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W. Jay Wood
The Virtue of Lust?
Middle-aged male philosophers aren't, perhaps, the first persons one consults about sexual pleasures and pursuits, but they have certainly written a lot about the morality thereof. Cambridge philosopher Simon Blackburn's book Lust, a volume in Oxford University Press' series on the Seven Deadly Sins, is a self-consciously contrarian contribution to that venerable genre.
Blackburn is a prolific writer of both popular and professional philosophy, an outstanding essayist, and an insightful reviewer of books, whose sparkling prose customarily displays philosophical skill and evident wit. Lust doesn't lack in stylistic grace and wit, but its ground note is a smirking satisfaction with its own provocations, and its treatment of opposing views falls well below Blackburn's usual standard.
At least the reader is forewarned. Blackburn announces at the outset that he has no intention of writing a book about the sin of lust, an intention he admirably fulfills...which may be all to the good, since he appears to lack any developed notion of sin and, even if he has one, he doesn't think lust qualifies as a sin. He knows quite well, of course, what reputation religious tradition, common sense, and ordinary language have assigned to his subject: "Lust is furtive, ashamed, and embarrassed"; "Lust pursues its own gratification, headlong, impatient of any control, immune to reason"; "Lust looks sideways, inventing deceits and stratagems and seductions, sizing up opportunities"; "Lust subverts propriety" and is "like living shackled to a lunatic." Given this indictment, Blackburn says, it is his task "to speak up for lust," as a kind of attorney for the defense:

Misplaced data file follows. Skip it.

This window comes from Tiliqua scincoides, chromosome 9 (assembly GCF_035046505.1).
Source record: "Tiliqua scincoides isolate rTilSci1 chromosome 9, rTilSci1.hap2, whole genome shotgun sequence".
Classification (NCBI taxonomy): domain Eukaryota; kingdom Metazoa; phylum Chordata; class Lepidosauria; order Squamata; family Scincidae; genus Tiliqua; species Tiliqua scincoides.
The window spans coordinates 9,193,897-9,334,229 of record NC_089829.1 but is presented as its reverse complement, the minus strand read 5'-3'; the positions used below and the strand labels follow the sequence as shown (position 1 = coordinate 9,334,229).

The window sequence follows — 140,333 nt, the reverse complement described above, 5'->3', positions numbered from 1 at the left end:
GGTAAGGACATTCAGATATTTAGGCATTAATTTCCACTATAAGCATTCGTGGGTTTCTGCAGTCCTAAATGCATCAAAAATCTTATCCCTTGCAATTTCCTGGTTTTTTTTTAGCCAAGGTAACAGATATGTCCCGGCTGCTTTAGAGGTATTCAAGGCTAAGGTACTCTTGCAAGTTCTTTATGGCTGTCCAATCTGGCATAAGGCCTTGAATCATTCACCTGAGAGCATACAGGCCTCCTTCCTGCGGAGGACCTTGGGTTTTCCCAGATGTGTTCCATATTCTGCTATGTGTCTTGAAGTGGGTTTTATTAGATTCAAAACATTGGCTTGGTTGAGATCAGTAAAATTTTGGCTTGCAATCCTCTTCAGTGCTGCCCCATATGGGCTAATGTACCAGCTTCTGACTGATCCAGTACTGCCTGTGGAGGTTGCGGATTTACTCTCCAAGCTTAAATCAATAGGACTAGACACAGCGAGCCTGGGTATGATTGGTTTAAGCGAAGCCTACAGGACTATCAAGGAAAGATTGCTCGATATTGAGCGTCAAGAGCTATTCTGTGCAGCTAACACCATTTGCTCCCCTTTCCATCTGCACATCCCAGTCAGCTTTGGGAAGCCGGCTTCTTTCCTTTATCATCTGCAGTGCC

So the task I set myself is to clean off some of the mud, to rescue [lust] from the echoing denunciations of old men of the deserts, to deliver it from the pallid and envious confessors of Rome and the disgust of the Renaissance, to destroy the stock and pillories of the Puritans, to separate it from the other things that we know drag ...